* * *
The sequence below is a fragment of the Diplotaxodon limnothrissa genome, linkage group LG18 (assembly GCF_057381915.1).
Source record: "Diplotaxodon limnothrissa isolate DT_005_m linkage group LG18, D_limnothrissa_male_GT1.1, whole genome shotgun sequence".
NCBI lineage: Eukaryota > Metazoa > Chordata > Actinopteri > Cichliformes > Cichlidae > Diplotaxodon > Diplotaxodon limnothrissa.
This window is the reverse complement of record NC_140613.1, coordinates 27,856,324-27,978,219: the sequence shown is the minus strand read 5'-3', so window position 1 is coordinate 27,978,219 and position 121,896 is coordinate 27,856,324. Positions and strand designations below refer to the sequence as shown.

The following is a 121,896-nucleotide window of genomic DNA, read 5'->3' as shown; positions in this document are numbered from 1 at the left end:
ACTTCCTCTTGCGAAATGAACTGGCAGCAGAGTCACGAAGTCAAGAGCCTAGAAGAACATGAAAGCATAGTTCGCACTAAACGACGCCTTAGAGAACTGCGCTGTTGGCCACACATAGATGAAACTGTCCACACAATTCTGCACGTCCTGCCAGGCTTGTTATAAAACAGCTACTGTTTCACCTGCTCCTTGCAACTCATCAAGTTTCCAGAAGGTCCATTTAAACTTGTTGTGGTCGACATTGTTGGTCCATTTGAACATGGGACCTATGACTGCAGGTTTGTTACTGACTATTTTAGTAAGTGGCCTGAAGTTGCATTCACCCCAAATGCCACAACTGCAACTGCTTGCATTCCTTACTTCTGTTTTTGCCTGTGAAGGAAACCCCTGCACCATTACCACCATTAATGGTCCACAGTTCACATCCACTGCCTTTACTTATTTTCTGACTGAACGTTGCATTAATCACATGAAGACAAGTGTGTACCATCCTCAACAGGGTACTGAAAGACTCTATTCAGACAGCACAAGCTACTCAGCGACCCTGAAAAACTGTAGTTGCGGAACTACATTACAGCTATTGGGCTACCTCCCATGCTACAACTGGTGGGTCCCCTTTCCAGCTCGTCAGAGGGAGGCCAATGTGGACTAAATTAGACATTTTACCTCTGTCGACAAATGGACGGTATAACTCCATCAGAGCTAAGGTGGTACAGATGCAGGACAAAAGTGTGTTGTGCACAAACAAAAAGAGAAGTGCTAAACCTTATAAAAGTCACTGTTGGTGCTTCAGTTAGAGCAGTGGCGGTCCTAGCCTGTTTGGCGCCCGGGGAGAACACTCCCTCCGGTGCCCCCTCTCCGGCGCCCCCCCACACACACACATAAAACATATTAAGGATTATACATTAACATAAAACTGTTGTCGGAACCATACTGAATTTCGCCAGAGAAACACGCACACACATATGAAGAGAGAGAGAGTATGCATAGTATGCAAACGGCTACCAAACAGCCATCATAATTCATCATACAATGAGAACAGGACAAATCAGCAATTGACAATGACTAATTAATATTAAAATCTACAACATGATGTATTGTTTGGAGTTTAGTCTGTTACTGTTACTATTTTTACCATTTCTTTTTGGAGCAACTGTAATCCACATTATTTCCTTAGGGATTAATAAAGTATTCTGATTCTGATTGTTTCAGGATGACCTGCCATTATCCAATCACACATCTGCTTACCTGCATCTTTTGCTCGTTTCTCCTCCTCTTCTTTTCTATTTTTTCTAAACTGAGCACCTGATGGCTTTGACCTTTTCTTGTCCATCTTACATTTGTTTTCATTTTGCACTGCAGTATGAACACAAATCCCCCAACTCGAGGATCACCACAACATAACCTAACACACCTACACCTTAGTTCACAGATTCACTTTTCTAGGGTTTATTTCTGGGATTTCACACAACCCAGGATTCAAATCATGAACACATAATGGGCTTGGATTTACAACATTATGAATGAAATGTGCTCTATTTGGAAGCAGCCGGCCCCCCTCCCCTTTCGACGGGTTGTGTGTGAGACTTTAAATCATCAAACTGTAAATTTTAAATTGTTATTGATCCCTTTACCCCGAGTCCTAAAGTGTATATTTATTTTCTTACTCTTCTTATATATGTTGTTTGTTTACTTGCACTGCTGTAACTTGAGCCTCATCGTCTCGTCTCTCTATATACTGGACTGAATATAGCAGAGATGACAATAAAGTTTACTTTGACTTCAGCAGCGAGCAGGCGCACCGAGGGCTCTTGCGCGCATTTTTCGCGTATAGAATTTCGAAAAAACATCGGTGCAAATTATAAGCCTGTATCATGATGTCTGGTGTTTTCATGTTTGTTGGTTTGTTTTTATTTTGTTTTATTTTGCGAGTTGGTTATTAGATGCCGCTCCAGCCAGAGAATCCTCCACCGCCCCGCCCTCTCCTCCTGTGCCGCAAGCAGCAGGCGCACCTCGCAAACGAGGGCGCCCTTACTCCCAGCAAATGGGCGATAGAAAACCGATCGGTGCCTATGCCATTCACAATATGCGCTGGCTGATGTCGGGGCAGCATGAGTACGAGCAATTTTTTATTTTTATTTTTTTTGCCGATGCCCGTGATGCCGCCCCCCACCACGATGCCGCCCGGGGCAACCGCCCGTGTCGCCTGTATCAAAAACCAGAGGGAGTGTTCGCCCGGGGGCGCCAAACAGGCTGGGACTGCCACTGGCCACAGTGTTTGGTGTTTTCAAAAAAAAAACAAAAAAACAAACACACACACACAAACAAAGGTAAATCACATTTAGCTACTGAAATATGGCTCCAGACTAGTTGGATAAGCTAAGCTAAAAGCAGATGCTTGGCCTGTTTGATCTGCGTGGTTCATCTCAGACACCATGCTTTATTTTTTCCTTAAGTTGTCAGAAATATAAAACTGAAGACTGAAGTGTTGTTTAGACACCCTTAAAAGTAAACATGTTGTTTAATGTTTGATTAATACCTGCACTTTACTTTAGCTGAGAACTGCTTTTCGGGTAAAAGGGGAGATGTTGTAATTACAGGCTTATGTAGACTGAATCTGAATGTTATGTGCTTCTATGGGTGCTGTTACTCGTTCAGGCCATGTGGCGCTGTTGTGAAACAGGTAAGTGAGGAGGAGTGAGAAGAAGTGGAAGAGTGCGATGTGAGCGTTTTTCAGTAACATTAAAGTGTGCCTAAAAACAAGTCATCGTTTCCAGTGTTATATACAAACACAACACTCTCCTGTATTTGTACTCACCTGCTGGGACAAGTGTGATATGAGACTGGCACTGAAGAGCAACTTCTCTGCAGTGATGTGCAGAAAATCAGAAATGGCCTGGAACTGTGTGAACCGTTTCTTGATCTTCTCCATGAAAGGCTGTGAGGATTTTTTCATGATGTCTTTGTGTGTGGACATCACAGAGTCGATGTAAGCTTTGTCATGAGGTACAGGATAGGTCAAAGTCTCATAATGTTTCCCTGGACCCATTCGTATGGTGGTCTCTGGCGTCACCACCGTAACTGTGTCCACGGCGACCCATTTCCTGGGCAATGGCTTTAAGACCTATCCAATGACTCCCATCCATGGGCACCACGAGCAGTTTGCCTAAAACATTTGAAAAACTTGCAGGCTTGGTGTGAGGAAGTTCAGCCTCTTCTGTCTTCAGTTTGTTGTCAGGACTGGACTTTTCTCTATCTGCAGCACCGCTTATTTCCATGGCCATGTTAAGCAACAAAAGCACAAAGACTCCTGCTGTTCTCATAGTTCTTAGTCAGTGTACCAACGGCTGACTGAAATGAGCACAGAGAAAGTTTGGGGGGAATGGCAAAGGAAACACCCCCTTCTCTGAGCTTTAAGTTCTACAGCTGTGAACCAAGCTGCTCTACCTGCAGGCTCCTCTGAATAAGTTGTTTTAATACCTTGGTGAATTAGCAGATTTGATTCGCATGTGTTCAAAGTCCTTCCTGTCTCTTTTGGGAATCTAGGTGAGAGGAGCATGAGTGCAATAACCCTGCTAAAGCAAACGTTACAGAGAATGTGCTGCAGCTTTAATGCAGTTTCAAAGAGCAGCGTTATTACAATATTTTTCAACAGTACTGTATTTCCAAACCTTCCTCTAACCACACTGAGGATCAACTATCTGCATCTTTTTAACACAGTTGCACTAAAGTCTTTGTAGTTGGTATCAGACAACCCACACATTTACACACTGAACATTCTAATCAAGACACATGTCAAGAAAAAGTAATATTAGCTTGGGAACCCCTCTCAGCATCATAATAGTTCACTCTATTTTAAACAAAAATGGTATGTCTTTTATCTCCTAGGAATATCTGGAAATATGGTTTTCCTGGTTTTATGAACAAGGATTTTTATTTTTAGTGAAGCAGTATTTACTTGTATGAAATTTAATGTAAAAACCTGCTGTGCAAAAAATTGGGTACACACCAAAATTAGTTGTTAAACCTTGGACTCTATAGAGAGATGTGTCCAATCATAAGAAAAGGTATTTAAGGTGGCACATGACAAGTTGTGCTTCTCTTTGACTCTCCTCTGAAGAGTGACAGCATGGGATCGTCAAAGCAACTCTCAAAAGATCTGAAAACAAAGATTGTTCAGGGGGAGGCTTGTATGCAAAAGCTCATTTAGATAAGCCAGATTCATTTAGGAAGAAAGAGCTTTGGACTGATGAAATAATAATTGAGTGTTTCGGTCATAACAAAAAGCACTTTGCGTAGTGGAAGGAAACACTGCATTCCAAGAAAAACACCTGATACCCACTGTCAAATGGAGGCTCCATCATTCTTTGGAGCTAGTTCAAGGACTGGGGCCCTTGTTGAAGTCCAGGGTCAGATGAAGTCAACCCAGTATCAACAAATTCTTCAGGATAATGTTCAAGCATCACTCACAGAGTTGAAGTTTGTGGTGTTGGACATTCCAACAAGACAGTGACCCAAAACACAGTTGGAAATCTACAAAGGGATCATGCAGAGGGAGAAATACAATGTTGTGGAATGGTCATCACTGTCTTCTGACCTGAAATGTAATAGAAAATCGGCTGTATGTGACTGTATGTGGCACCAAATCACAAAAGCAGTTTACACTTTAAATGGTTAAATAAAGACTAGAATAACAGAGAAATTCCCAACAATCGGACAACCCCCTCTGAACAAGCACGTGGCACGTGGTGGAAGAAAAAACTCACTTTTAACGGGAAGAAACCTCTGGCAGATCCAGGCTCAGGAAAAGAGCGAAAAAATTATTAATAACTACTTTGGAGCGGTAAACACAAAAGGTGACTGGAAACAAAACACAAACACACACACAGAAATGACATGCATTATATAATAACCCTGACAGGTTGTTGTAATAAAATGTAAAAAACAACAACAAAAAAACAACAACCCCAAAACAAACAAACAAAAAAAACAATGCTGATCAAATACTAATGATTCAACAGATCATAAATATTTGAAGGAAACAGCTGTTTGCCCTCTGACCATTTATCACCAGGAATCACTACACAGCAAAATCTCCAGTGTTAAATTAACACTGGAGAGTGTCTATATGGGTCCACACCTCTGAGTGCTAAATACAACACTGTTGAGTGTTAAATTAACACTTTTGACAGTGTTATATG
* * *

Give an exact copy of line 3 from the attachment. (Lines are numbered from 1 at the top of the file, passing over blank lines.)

NCBI lineage: Eukaryota > Metazoa > Chordata > Actinopteri > Cichliformes > Cichlidae > Diplotaxodon > Diplotaxodon limnothrissa.